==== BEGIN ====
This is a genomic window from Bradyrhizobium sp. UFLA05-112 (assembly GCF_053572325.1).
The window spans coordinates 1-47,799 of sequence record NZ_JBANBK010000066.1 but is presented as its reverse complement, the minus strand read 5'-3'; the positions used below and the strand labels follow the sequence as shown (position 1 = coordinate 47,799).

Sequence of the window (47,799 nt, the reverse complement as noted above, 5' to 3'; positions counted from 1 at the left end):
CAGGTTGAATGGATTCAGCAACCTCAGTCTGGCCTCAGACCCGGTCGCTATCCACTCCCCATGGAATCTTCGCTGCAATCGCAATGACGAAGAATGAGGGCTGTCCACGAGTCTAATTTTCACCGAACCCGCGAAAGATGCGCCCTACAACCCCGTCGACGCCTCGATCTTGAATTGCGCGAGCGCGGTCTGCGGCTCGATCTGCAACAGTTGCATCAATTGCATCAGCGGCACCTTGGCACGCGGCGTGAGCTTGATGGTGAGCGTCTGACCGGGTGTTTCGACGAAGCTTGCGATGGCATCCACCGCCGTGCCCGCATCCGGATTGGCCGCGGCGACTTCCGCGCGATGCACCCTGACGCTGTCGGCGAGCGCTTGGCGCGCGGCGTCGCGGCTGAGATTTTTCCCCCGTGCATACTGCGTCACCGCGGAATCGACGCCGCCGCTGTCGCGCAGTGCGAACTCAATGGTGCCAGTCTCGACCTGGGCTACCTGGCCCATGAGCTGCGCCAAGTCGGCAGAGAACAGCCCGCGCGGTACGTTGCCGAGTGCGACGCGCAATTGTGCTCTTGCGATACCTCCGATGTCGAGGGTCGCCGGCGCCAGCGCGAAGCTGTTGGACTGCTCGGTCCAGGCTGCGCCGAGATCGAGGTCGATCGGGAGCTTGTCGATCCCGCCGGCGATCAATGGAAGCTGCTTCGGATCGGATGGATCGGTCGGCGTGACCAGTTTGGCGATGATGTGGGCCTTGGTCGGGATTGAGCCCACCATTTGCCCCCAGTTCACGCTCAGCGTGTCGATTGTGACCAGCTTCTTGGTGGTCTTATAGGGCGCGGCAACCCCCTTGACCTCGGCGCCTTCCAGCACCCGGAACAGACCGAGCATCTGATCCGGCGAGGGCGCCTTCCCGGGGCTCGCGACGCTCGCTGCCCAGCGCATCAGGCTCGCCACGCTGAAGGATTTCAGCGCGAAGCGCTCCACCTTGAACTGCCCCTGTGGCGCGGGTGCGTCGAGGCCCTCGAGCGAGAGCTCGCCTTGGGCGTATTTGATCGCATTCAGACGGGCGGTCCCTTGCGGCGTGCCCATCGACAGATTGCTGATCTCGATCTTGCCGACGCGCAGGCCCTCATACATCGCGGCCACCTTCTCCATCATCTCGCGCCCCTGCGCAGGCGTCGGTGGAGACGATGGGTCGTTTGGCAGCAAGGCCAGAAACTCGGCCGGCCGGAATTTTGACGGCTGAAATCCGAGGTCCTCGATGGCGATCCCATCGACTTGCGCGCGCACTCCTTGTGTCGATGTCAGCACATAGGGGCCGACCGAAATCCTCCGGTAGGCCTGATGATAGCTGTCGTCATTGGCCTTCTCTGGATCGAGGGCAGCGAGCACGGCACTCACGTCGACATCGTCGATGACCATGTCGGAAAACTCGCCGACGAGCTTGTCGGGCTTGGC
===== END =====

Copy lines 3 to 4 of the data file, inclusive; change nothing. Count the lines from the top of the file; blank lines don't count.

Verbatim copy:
Sequence of the window (47,799 nt, the reverse complement as noted above, 5' to 3'; positions counted from 1 at the left end):
CAGGTTGAATGGATTCAGCAACCTCAGTCTGGCCTCAGACCCGGTCGCTATCCACTCCCCATGGAATCTTCGCTGCAATCGCAATGACGAAGAATGAGGGCTGTCCACGAGTCTAATTTTCACCGAACCCGCGAAAGATGCGCCCTACAACCCCGTCGACGCCTCGATCTTGAATTGCGCGAGCGCGGTCTGCGGCTCGATCTGCAACAGTTGCATCAATTGCATCAGCGGCACCTTGGCACGCGGCGTGAGCTTGATGGTGAGCGTCTGACCGGGTGTTTCGACGAAGCTTGCGATGGCATCCACCGCCGTGCCCGCATCCGGATTGGCCGCGGCGACTTCCGCGCGATGCACCCTGACGCTGTCGGCGAGCGCTTGGCGCGCGGCGTCGCGGCTGAGATTTTTCCCCCGTGCATACTGCGTCACCGCGGAATCGACGCCGCCGCTGTCGCGCAGTGCGAACTCAATGGTGCCAGTCTCGACCTGGGCTACCTGGCCCATGAGCTGCGCCAAGTCGGCAGAGAACAGCCCGCGCGGTACGTTGCCGAGTGCGACGCGCAATTGTGCTCTTGCGATACCTCCGATGTCGAGGGTCGCCGGCGCCAGCGCGAAGCTGTTGGACTGCTCGGTCCAGGCTGCGCCGAGATCGAGGTCGATCGGGAGCTTGTCGATCCCGCCGGCGATCAATGGAAGCTGCTTCGGATCGGATGGATCGGTCGGCGTGACCAGTTTGGCGATGATGTGGGCCTTGGTCGGGATTGAGCCCACCATTTGCCCCCAGTTCACGCTCAGCGTGTCGATTGTGACCAGCTTCTTGGTGGTCTTATAGGGCGCGGCAACCCCCTTGACCTCGGCGCCTTCCAGCACCCGGAACAGACCGAGCATCTGATCCGGCGAGGGCGCCTTCCCGGGGCTCGCGACGCTCGCTGCCCAGCGCATCAGGCTCGCCACGCTGAAGGATTTCAGCGCGAAGCGCTCCACCTTGAACTGCCCCTGTGGCGCGGGTGCGTCGAGGCCCTCGAGCGAGAGCTCGCCTTGGGCGTATTTGATCGCATTCAGACGGGCGGTCCCTTGCGGCGTGCCCATCGACAGATTGCTGATCTCGATCTTGCCGACGCGCAGGCCCTCATACATCGCGGCCACCTTCTCCATCATCTCGCGCCCCTGCGCAGGCGTCGGTGGAGACGATGGGTCGTTTGGCAGCAAGGCCAGAAACTCGGCCGGCCGGAATTTTGACGGCTGAAATCCGAGGTCCTCGATGGCGATCCCATCGACTTGCGCGCGCACTCCTTGTGTCGATGTCAGCACATAGGGGCCGACCGAAATCCTCCGGTAGGCCTGATGATAGCTGTCGTCATTGGCCTTCTCTGGATCGAGGGCAGCGAGCACGGCACTCACGTCGACATCGTCGATGACCATGTCGGAAAACTCGCCGACGAGCTTGTCGGGCTTGGC